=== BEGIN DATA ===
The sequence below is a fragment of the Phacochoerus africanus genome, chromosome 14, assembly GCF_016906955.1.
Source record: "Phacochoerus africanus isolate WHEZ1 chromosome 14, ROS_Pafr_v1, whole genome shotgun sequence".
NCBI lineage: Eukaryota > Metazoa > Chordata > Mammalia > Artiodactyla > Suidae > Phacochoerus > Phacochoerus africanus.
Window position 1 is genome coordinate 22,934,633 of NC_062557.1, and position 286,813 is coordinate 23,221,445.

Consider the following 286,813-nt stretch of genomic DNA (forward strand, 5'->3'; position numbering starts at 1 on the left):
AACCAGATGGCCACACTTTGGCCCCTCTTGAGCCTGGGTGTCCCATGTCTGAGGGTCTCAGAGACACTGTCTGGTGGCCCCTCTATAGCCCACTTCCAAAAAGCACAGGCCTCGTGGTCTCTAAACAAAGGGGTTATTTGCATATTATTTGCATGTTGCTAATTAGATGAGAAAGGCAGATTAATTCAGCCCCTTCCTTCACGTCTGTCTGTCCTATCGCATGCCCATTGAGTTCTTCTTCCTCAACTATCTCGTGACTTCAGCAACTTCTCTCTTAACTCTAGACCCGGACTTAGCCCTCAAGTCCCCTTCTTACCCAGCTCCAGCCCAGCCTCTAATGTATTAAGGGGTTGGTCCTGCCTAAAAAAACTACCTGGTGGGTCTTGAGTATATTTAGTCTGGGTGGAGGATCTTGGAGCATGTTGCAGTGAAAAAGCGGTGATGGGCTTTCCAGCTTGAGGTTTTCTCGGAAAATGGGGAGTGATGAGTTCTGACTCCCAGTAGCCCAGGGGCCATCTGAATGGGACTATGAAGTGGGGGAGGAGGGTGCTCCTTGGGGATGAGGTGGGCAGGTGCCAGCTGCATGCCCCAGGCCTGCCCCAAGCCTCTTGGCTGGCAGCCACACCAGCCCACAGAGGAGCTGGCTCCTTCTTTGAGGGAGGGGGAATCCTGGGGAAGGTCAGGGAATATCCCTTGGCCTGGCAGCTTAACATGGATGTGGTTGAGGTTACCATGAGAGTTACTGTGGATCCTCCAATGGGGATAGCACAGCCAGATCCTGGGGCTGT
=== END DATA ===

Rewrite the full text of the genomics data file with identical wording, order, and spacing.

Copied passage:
The sequence below is a fragment of the Phacochoerus africanus genome, chromosome 14, assembly GCF_016906955.1.
Source record: "Phacochoerus africanus isolate WHEZ1 chromosome 14, ROS_Pafr_v1, whole genome shotgun sequence".
NCBI lineage: Eukaryota > Metazoa > Chordata > Mammalia > Artiodactyla > Suidae > Phacochoerus > Phacochoerus africanus.
Window position 1 is genome coordinate 22,934,633 of NC_062557.1, and position 286,813 is coordinate 23,221,445.

Consider the following 286,813-nt stretch of genomic DNA (forward strand, 5'->3'; position numbering starts at 1 on the left):
AACCAGATGGCCACACTTTGGCCCCTCTTGAGCCTGGGTGTCCCATGTCTGAGGGTCTCAGAGACACTGTCTGGTGGCCCCTCTATAGCCCACTTCCAAAAAGCACAGGCCTCGTGGTCTCTAAACAAAGGGGTTATTTGCATATTATTTGCATGTTGCTAATTAGATGAGAAAGGCAGATTAATTCAGCCCCTTCCTTCACGTCTGTCTGTCCTATCGCATGCCCATTGAGTTCTTCTTCCTCAACTATCTCGTGACTTCAGCAACTTCTCTCTTAACTCTAGACCCGGACTTAGCCCTCAAGTCCCCTTCTTACCCAGCTCCAGCCCAGCCTCTAATGTATTAAGGGGTTGGTCCTGCCTAAAAAAACTACCTGGTGGGTCTTGAGTATATTTAGTCTGGGTGGAGGATCTTGGAGCATGTTGCAGTGAAAAAGCGGTGATGGGCTTTCCAGCTTGAGGTTTTCTCGGAAAATGGGGAGTGATGAGTTCTGACTCCCAGTAGCCCAGGGGCCATCTGAATGGGACTATGAAGTGGGGGAGGAGGGTGCTCCTTGGGGATGAGGTGGGCAGGTGCCAGCTGCATGCCCCAGGCCTGCCCCAAGCCTCTTGGCTGGCAGCCACACCAGCCCACAGAGGAGCTGGCTCCTTCTTTGAGGGAGGGGGAATCCTGGGGAAGGTCAGGGAATATCCCTTGGCCTGGCAGCTTAACATGGATGTGGTTGAGGTTACCATGAGAGTTACTGTGGATCCTCCAATGGGGATAGCACAGCCAGATCCTGGGGCTGT